Britain packs on the pounds lost to fraud, topping a billion

Share on FacebookShare on Google+Tweet about this on TwitterShare on LinkedInEmail this to someonePrint this page

The cost of fraud to Britain rose 1.1 billion pounds ($1.4 billion) for the first time in five years in 2016, driven in part by a huge surge in cyber crime. The total value of fraud in Britain soared 55 percent last year, despite the number of cases dropping by nearly a third from 310 to 220, KPMG’s Fraud Barometer showed. KPMG cited a rise in “super cases” worth more than 50 million pounds ($62.5 million), while the value of the average fraud case doubled, to 5.2 million pounds ($6.5 million). The barometer also highlighted a 1,266 percent jump in cyber fraud, which reached 124 million pounds ($155 million) in 2016One new case saw cold callers pretending to be members of bank fraud departments and persuaded some 750 victims to reveal security details. Source: The Mirror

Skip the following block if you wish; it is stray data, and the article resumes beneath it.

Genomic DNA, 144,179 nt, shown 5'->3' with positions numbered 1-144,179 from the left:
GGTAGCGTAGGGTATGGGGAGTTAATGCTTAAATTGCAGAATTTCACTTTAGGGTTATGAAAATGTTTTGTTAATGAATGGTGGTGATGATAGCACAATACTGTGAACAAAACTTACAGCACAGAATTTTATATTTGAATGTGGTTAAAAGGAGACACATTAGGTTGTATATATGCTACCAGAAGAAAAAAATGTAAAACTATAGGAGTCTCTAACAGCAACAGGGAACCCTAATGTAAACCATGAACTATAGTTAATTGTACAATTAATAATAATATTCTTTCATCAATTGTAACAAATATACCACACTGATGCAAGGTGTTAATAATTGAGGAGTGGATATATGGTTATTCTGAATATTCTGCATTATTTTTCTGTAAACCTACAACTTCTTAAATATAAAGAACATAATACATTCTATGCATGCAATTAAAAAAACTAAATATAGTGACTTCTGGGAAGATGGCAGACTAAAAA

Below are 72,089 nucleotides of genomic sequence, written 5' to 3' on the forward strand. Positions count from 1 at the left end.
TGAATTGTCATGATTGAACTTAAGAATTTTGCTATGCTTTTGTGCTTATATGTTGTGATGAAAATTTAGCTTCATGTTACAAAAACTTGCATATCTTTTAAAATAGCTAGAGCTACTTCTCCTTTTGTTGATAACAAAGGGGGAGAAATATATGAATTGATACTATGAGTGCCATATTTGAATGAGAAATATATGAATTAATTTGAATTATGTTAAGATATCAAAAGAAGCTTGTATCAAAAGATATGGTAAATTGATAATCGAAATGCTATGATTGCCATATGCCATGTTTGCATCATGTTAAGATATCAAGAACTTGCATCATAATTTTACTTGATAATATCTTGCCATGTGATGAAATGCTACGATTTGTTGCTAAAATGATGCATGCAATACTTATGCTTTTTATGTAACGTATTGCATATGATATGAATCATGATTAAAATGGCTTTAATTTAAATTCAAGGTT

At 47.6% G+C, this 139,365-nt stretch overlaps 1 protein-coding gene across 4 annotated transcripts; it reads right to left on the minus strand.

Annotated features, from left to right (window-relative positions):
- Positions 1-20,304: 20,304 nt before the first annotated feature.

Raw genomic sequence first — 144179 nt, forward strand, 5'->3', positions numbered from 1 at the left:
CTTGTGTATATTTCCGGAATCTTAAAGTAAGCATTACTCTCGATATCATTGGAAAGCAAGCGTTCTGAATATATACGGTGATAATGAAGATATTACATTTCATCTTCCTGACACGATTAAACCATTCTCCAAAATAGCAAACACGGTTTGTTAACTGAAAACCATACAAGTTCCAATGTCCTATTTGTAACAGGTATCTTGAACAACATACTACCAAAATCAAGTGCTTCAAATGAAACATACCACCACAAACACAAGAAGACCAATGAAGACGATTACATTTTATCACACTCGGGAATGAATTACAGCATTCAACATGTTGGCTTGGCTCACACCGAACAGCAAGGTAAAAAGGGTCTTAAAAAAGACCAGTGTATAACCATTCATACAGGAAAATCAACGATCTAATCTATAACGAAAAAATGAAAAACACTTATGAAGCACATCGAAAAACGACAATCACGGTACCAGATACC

Ransomware slips into Google Play store 

sh_google-play_280A form of mobile ransomware that also steals data from its victims has been removed from the official Google Play store for Android. Dubbed Charger by cybersecurity researchers at Check Point, the zero-day mobile ransomware was found embedded in EnergyRescue, an app supposedly designed to enhance the battery life of phones and tablets. Once downloaded, the app initially steals contact data and text messages from the device before asking the user for admin permissions, which, if granted, run the ransomware, locking the device and displaying a note demanding payment. Source: ZD Net

Former CIA chief says private sector leads charge on cybersecurity